Recycle, Reduce, Redecorate.

Ikea will buy back your used furniture for store credit, I love this idea!!

Time to handle some obligatory objections…

#1 They’ll only give you pennies on the dollar:
– Of course they will, this is your used furniture we’re talking about!
– Ikea is obviously aiming at those of us who were going to chuck our old furniture in the dumpster. For those of you who were already going to thrift, hand-down or donate – do that! This is not a better or mandatory option – this is just giving consumers more reasons to think before they dump, and maybe even help #maketheworldabetterplace

#2 Now you have to lug your butt (and furniture) all the way back to Ikea:
– Let’s face it, if you were going to toss that old dresser then you were going to have to lug it out of your room and down to the dump. And if you planned to replace it, a trip back to Ikea was already in store for your future. Why not do it and also earn little store credit!

So let’s pass this info along and help our fellow consumer earn a little buck while not completely trashing the planet as we style our homes!

Economic Drivers of Real Estate in Vancouver – DELOITTE

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Real estate market overview and current challenges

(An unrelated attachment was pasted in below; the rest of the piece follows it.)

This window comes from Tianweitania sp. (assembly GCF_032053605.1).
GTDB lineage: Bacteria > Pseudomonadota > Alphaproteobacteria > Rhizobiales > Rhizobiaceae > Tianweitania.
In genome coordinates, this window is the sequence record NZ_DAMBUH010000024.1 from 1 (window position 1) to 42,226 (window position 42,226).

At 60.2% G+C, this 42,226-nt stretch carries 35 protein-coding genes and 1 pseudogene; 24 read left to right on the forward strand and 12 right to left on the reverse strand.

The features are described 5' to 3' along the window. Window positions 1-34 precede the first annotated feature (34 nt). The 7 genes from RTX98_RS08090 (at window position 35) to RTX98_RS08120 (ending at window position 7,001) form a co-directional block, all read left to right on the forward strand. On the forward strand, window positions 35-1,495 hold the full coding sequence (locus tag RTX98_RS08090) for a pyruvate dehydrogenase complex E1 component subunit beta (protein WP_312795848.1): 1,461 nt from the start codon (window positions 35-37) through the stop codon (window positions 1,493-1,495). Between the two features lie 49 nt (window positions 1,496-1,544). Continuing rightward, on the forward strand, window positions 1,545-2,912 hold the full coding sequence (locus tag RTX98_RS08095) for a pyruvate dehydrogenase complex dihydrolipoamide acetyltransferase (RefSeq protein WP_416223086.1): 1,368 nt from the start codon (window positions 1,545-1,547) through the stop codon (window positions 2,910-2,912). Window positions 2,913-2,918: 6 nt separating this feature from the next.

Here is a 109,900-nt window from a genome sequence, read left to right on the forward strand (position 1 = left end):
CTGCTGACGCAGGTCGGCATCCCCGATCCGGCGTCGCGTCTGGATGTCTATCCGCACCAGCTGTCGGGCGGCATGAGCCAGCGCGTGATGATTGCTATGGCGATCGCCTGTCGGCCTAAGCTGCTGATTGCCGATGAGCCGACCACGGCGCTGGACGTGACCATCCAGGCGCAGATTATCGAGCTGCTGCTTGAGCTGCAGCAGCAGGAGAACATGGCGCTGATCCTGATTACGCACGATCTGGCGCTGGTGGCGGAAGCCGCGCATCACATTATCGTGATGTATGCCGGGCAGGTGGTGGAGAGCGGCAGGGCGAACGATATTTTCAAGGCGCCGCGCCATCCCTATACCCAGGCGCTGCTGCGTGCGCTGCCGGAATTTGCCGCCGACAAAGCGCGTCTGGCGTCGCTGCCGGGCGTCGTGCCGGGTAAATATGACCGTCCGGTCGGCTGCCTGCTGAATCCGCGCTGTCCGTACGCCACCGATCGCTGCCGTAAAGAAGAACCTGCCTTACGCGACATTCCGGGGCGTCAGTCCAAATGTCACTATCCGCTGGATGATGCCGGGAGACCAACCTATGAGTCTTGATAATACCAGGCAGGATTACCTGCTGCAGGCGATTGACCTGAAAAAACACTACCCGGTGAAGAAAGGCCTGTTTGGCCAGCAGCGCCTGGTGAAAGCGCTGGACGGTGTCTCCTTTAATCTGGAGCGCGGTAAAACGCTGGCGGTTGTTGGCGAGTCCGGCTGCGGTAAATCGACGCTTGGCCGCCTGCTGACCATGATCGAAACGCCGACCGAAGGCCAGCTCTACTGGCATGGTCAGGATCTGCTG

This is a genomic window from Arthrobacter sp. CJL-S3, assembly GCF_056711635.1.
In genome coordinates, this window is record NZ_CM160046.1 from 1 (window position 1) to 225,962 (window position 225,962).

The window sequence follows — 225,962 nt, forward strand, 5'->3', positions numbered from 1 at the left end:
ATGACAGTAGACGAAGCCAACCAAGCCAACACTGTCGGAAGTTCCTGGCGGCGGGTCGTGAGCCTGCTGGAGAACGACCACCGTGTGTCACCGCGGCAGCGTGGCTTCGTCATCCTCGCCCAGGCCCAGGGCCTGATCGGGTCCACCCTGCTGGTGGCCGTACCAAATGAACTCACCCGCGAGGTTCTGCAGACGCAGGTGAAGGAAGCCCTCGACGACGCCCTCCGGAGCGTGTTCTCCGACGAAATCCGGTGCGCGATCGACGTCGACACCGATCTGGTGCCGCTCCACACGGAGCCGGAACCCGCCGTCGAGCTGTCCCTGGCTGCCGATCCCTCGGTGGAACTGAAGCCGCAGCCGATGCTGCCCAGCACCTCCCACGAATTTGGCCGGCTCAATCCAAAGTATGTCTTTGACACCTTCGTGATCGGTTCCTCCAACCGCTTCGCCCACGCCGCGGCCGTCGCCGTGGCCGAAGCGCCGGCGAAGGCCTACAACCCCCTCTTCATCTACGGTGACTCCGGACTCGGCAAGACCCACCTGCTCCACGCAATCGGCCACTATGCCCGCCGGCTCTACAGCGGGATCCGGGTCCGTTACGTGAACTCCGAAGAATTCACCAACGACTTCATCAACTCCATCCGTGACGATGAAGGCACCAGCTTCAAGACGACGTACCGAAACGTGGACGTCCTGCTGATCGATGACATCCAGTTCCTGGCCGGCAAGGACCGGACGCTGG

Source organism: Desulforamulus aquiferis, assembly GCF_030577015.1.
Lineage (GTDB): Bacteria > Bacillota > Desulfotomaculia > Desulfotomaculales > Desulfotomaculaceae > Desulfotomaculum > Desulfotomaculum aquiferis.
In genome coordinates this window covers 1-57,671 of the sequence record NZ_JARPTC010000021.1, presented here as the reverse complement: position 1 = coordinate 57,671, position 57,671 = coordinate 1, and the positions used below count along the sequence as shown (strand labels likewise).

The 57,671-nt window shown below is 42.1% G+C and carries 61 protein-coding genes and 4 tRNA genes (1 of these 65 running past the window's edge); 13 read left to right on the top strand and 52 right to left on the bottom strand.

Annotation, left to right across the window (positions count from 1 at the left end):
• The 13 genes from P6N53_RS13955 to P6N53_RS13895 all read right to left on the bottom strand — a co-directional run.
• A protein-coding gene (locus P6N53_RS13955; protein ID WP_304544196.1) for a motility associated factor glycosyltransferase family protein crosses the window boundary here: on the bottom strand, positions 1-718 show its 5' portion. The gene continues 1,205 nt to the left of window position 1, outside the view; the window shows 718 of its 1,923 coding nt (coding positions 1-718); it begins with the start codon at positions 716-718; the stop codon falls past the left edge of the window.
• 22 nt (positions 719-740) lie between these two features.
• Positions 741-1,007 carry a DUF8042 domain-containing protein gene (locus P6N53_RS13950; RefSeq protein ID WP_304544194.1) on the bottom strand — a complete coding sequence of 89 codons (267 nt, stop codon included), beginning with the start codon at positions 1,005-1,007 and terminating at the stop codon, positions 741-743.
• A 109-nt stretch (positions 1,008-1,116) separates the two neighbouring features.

October, 2016
Stepping into 2017

Come join me as we learn from Jennifer Podmore-Russell of Deloitte, and her take on where is Vancouver’s real estate marketing heading as we step into 2017. This presentation brought to us courtesy of Wealthminds!

Click here for the full presentation.

I’ve also highlighted below some notable changes in our market which may affect you! Give us a call at (604) 629-7515 or fill out the form below if you’d like to learn more.

Changes in the market – BC’s Foreign Buyer Property Transfer Tax

On July 25, 2016, the BC government introduced legislative changes directed at BC’s residential housing market. The key changes include the introduction of an additional 15% property transfer tax (PTT), effective August 2, 2016, on transfers of residential properties within the Greater Vancouver Regional District (GVRD) to foreign entities or taxable trustees

Government Responses – Preventative Measures for a “Healthy, Competitive and Stable Housing Market”

Legislation release on October 3, 2016 included a “Mortgage rate stress test” for all insured borrowers and closing loopholes for the Principal Residence Exemption.

Metro Vancouver home buyers set a record pace in February

Last month was the highest selling February on record for the Metro Vancouver housing market.

Residential property sales in the region totalled 4,172 in February 2016, an increase of 36.3 per cent from the 3,061 sales recorded in February 2015 and an increase of 65.6 per cent compared to January 2016 when 2,519 home sales occurred.